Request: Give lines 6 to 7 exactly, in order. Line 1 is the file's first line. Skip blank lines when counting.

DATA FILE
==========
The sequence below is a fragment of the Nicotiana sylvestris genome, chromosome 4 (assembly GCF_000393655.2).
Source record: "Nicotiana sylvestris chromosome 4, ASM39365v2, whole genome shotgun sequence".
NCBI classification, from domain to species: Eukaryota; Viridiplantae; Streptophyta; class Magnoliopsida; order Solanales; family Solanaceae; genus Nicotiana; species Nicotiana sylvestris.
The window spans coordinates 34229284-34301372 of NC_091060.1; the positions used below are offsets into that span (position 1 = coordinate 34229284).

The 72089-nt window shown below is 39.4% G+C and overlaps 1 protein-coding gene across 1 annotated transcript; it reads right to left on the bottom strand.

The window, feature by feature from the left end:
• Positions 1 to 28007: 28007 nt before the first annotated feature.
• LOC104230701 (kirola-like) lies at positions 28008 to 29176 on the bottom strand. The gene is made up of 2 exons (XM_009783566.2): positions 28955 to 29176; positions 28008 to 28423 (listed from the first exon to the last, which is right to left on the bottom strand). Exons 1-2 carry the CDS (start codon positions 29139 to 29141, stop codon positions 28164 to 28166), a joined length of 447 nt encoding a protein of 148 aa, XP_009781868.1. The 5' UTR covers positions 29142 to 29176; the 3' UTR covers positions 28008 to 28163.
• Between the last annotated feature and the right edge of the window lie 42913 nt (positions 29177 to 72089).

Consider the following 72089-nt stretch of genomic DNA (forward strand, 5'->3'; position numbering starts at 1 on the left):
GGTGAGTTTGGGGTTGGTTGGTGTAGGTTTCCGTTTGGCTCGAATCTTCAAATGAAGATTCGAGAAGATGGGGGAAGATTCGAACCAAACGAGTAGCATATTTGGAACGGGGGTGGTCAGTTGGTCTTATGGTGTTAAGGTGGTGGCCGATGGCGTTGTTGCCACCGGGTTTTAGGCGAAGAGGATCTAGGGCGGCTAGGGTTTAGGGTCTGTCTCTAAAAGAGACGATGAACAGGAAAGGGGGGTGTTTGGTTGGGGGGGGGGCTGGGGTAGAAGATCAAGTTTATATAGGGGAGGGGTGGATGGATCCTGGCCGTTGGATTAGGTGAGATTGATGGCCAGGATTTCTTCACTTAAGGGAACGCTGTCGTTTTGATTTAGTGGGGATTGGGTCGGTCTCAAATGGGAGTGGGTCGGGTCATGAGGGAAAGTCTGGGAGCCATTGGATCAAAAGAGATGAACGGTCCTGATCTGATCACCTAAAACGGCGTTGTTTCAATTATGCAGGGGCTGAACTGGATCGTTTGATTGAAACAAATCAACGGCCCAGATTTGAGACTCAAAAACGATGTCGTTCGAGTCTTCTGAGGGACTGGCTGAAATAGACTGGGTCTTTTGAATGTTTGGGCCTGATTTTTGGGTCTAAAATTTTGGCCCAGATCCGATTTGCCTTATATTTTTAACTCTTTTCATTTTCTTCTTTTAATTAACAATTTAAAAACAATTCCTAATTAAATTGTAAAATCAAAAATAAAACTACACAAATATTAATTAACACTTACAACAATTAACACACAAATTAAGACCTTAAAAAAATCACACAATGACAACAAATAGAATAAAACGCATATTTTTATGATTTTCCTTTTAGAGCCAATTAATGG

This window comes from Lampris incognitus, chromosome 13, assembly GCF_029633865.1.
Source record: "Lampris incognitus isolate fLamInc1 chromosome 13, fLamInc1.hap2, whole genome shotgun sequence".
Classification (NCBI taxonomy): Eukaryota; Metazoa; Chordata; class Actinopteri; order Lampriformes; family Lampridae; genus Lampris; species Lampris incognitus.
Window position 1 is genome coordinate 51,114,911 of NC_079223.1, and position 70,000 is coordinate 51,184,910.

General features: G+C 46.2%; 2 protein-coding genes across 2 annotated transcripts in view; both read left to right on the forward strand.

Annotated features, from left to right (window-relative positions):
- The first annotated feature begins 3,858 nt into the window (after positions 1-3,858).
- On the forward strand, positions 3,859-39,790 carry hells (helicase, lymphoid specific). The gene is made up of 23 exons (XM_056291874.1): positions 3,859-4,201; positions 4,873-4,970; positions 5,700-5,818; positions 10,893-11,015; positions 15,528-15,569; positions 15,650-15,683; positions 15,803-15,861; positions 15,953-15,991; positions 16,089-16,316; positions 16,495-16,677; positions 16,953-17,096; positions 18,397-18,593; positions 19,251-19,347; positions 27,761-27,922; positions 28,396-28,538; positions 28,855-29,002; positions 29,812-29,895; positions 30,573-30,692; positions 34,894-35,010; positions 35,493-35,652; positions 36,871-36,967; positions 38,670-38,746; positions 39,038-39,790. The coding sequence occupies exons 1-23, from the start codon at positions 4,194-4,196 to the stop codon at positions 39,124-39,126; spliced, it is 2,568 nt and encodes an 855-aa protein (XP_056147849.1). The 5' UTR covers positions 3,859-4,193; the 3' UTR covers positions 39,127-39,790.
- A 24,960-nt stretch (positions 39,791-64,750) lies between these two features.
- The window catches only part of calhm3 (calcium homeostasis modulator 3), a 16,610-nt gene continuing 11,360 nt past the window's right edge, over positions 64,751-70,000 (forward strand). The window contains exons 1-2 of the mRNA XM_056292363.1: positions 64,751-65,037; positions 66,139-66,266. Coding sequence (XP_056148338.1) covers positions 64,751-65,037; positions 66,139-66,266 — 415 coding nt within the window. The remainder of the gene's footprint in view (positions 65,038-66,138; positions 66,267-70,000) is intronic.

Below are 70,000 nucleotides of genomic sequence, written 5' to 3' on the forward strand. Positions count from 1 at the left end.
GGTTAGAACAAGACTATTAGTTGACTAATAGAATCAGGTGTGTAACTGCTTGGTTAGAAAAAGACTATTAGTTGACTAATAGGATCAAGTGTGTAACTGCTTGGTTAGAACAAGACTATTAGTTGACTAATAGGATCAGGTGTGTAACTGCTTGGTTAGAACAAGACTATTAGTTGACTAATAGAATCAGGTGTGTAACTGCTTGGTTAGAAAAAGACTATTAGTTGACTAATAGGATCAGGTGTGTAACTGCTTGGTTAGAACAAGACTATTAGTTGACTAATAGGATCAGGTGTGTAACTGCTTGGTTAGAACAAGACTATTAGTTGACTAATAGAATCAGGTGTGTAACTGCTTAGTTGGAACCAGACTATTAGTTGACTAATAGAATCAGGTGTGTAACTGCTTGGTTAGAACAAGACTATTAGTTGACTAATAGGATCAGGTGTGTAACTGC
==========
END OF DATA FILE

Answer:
The window, feature by feature from the left end:
• Positions 1 to 28007: 28007 nt before the first annotated feature.